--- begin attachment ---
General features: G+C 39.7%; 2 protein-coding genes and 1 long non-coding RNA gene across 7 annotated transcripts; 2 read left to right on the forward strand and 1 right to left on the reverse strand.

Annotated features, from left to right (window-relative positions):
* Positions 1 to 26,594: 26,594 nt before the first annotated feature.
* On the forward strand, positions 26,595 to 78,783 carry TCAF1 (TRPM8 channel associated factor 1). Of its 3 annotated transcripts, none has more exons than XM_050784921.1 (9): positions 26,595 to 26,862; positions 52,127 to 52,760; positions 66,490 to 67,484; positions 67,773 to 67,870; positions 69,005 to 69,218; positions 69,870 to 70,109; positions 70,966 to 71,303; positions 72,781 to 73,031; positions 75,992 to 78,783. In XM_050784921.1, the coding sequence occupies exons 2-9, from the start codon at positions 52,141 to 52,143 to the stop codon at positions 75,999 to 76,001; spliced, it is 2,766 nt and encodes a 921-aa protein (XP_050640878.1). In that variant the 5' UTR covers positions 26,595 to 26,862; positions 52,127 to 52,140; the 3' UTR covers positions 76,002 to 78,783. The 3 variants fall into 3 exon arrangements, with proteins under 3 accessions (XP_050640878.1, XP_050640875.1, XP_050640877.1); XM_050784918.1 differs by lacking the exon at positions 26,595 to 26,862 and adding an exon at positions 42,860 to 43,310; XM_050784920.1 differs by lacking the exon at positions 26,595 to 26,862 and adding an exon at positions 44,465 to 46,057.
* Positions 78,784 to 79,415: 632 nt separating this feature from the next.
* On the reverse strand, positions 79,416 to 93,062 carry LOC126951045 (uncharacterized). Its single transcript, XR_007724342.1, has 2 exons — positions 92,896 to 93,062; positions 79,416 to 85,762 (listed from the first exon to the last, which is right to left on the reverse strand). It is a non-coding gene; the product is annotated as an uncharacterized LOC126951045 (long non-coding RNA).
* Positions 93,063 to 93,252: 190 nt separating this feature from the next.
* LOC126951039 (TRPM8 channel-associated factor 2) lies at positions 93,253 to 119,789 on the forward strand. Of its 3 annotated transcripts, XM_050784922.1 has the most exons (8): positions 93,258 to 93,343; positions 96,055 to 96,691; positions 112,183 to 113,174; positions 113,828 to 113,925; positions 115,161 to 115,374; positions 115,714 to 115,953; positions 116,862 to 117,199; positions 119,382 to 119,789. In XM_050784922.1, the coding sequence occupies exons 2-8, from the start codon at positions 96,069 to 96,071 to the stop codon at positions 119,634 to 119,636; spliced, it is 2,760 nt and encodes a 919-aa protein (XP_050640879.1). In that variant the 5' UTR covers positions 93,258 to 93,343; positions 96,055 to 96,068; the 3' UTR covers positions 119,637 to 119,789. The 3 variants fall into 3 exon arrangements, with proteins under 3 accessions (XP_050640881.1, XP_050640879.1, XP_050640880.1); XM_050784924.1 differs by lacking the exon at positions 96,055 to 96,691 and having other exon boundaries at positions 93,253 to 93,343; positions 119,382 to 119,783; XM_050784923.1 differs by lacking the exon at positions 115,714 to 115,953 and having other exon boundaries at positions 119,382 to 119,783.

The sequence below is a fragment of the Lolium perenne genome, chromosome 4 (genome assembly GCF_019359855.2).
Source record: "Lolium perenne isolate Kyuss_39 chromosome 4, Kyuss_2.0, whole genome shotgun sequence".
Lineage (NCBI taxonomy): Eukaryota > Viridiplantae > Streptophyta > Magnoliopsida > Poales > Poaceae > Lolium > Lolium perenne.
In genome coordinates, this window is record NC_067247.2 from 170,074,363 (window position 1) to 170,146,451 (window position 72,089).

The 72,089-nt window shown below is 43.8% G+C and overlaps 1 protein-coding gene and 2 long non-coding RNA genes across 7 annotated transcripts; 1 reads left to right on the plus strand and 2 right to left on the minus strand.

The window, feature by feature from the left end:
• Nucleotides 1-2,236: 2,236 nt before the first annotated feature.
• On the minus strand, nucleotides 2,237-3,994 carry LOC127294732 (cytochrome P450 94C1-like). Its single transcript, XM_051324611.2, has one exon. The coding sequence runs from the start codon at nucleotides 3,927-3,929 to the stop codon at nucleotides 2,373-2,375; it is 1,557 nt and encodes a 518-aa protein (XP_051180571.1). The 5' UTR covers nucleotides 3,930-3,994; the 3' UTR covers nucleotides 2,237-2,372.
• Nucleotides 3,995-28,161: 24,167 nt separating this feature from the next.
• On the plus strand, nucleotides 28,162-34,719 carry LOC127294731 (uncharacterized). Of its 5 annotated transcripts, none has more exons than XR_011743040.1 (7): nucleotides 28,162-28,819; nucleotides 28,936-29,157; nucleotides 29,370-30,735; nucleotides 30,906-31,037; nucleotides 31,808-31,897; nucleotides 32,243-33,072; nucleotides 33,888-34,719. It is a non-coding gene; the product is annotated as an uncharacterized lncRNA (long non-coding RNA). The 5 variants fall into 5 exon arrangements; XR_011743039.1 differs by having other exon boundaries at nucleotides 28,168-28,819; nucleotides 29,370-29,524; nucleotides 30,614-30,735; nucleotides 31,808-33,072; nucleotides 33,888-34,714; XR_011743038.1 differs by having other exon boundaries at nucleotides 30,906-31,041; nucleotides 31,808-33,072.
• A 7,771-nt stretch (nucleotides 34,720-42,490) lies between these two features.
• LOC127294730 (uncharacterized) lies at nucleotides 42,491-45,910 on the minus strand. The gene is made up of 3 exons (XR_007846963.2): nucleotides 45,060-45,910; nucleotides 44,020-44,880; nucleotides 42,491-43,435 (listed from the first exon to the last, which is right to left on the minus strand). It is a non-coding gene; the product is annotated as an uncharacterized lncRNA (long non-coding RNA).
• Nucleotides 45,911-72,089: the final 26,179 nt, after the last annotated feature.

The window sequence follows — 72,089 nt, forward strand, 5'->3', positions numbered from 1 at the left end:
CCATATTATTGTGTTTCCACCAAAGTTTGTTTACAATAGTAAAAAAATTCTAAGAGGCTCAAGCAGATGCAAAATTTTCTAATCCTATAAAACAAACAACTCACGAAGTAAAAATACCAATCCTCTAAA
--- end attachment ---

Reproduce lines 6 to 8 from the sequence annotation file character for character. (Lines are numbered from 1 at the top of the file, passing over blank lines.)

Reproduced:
* On the reverse strand, positions 79,416 to 93,062 carry LOC126951045 (uncharacterized). Its single transcript, XR_007724342.1, has 2 exons — positions 92,896 to 93,062; positions 79,416 to 85,762 (listed from the first exon to the last, which is right to left on the reverse strand). It is a non-coding gene; the product is annotated as an uncharacterized LOC126951045 (long non-coding RNA).
* Positions 93,063 to 93,252: 190 nt separating this feature from the next.
* LOC126951039 (TRPM8 channel-associated factor 2) lies at positions 93,253 to 119,789 on the forward strand. Of its 3 annotated transcripts, XM_050784922.1 has the most exons (8): positions 93,258 to 93,343; positions 96,055 to 96,691; positions 112,183 to 113,174; positions 113,828 to 113,925; positions 115,161 to 115,374; positions 115,714 to 115,953; positions 116,862 to 117,199; positions 119,382 to 119,789. In XM_050784922.1, the coding sequence occupies exons 2-8, from the start codon at positions 96,069 to 96,071 to the stop codon at positions 119,634 to 119,636; spliced, it is 2,760 nt and encodes a 919-aa protein (XP_050640879.1). In that variant the 5' UTR covers positions 93,258 to 93,343; positions 96,055 to 96,068; the 3' UTR covers positions 119,637 to 119,789. The 3 variants fall into 3 exon arrangements, with proteins under 3 accessions (XP_050640881.1, XP_050640879.1, XP_050640880.1); XM_050784924.1 differs by lacking the exon at positions 96,055 to 96,691 and having other exon boundaries at positions 93,253 to 93,343; positions 119,382 to 119,783; XM_050784923.1 differs by lacking the exon at positions 115,714 to 115,953 and having other exon boundaries at positions 119,382 to 119,783.